Quid Pro Quo; why £2 a month is a great place to start with donors

Over the last 20 years, an awful lot of the British public have started give to charity because some fundraiser or other persuaded them to donate a very small monthly amount.

Over the last 20 years, an awful lot of the British public have started give to charity because some fundraiser or other persuaded them to donate a very small monthly amount. It might only be £2 or £3, but it’s fair to say that the widespread promotion of this type of giving has transformed both the fortunes of many charities and the number of people who give regularly.

There is now a backlash against this type of giving. For some time, fundraisers have been tending to ask for ever greater amounts of money. Part of the reason for increasing the ask is that the economics of giving mean asking for as little £2 a month makes getting a decent payback quite hard.

Street fundraisers are typically asking for £10 a month as their opening bid. One told me I couldn’t give less than £13 a month – and sure enough, his form wouldn’t let me. Telephone fundraisers are no different. One call took my breath away when the fundraiser asked for £66 a month! To be fair, the programme had simply tripled my existing donation. So you’ll hunt high and low for an opening ask of £2 a month, although paper-based requests will sometimes still ask for that amount.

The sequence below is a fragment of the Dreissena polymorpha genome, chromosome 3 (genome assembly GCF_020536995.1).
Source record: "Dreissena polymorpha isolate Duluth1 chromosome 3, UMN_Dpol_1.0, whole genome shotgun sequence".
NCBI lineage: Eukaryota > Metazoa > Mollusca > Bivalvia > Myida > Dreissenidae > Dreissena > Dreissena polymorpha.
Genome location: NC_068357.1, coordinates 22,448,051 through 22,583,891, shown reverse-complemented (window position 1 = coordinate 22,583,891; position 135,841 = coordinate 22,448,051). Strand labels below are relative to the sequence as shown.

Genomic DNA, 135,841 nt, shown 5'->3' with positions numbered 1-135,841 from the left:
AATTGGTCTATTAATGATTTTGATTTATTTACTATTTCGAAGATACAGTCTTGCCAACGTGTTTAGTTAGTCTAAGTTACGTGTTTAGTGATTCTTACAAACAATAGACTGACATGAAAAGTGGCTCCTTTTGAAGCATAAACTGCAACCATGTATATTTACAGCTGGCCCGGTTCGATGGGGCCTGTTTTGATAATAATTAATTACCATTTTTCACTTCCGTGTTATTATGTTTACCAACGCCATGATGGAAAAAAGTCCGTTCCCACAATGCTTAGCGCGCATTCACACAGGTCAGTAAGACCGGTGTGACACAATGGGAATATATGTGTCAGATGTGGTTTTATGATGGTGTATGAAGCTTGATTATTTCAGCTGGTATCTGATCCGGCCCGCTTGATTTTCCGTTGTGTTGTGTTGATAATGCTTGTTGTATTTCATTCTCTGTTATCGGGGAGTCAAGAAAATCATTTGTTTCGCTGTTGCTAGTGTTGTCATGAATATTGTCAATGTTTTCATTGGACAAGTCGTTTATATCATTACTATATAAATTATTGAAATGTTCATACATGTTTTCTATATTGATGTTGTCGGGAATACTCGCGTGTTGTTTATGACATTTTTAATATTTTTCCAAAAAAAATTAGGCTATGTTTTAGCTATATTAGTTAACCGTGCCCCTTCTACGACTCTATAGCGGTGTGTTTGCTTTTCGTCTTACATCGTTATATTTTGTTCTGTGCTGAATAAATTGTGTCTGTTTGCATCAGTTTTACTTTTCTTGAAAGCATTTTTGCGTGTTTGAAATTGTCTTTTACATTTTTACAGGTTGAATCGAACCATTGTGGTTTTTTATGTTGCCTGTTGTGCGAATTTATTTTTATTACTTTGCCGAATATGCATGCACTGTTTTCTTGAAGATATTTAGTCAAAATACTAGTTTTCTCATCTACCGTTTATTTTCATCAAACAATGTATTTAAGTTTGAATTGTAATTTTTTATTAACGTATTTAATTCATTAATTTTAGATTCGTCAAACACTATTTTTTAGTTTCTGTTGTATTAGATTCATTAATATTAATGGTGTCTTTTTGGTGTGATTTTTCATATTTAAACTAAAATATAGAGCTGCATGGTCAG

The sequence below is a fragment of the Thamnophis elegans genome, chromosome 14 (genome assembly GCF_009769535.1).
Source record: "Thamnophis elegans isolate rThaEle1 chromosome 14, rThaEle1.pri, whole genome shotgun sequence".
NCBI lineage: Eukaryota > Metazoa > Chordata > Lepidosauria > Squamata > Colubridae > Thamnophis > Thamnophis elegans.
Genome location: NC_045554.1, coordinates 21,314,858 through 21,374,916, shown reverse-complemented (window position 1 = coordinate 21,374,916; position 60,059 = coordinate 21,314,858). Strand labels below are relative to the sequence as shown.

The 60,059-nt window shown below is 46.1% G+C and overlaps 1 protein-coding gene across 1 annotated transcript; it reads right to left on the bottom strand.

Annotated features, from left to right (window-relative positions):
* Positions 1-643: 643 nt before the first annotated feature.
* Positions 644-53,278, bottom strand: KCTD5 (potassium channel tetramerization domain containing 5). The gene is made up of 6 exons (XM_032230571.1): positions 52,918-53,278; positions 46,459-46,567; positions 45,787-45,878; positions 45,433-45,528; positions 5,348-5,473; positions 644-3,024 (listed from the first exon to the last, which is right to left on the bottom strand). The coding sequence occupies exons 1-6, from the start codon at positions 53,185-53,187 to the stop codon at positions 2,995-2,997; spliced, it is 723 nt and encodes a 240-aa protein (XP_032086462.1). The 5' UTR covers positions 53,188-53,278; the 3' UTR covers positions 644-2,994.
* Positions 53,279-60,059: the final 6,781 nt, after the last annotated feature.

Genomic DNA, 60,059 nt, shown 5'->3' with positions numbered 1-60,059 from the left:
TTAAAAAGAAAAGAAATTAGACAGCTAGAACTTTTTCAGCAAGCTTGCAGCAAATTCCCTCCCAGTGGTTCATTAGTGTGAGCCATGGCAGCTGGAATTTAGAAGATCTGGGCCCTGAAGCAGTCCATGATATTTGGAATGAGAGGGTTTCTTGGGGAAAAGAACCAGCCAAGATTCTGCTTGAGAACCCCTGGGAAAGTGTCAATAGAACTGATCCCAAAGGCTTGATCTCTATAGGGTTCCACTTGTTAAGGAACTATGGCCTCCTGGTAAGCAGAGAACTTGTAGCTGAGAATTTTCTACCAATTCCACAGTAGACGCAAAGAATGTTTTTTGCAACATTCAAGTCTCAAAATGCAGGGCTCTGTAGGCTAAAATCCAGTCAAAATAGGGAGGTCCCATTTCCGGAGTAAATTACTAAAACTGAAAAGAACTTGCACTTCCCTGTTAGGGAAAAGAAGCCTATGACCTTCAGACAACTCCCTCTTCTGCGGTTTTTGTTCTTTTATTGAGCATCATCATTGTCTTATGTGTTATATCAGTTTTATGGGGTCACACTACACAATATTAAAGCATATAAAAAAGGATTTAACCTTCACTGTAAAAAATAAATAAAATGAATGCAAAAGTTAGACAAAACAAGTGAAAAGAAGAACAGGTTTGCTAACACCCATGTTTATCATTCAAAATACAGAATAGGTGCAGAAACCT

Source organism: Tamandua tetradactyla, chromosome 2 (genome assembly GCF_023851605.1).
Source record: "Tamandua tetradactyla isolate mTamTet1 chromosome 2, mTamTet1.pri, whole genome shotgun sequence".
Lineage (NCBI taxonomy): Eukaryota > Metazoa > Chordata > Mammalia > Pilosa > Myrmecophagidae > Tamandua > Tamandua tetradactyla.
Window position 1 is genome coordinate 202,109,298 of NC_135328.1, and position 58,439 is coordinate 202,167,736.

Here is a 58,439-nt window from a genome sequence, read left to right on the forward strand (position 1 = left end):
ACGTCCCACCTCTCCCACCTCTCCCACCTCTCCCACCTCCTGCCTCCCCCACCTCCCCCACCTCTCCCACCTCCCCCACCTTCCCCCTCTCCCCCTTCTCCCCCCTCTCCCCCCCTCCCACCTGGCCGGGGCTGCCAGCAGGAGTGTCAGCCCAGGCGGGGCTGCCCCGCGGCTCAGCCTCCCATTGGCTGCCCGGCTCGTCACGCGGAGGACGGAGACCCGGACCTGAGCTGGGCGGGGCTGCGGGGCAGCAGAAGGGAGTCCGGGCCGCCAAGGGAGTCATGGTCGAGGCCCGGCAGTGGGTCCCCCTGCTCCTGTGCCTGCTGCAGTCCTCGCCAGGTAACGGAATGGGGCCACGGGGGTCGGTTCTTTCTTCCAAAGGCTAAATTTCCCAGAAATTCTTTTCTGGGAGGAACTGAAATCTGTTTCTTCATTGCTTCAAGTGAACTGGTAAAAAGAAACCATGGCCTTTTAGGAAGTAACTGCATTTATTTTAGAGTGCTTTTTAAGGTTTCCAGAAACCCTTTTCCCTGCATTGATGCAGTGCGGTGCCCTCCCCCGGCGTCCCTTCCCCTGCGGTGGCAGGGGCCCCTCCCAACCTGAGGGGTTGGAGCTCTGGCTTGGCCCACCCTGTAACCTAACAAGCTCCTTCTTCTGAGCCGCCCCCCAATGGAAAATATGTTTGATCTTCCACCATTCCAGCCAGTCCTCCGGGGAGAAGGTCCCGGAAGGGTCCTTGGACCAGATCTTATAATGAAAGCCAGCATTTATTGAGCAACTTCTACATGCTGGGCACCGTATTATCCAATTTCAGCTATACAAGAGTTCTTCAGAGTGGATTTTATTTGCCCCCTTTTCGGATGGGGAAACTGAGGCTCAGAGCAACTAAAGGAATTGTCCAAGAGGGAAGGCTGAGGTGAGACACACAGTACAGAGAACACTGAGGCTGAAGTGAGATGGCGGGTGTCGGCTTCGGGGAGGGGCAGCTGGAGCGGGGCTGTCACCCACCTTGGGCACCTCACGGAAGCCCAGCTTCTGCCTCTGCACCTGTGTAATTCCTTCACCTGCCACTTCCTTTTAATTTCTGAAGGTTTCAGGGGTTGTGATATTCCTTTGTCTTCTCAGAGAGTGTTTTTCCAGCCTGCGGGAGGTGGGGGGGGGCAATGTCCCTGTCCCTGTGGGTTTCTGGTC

There are other more ideological reasons against £2 a month. A number of prominent fundraising directors have said that this level of donation gives donors a misleading impression about what their money can do. The argument goes that telling people how much their £2 monthly donation will do makes them think they can solve all of the world’s problems on next to nothing.

However, this argument is quite frankly nonsense. The idea that £2 a month makes no difference, but £5 or £10 a month will change the world doesn’t stand up to scrutiny. Indeed, there is no amount that all but the richest people can give that will make a real difference. £2 million a month maybe, but not £2. But the idea that we shouldn’t promote £2 a month because it will mislead people is about as watertight as a sieve. It is the collective amount that matters.

Starting people off giving £2 a month has a lot going for it in both fundraising and psychological terms. The higher the amount fundraisers ask for, the greater the hurdle they create in getting people to give at all, not least because so many people give to several charities, not just one. £2 a month (or less) is an easy starting point in a donor development journey which gradually sees engagement, interest and generosity increase.

It is also powerful because it allows for step-free, scalable donation increases. In other words, if you ask somebody for £25 once a year and later want to double their donation, you need them to make a single donation of £50 - quite a dent in that month’s money. Yet if they give £25 over the year by donating a small amount every month, you only need to increase that by £2.

Many years ago I went to a talk by a fundraising consultant who said he made a good living by going into charities, asking them to tell him all the fundraising appeals they had made in the last decade and then getting them to redo the one that had worked the best.

As the fundraising world asks for ever higher amounts of money, perhaps it is time to go back to asking for £2 a month. Then we can see how we can encourage a new generation of people to start giving on the very first rung of the regulation donation ladder.

Joe Saxton
 

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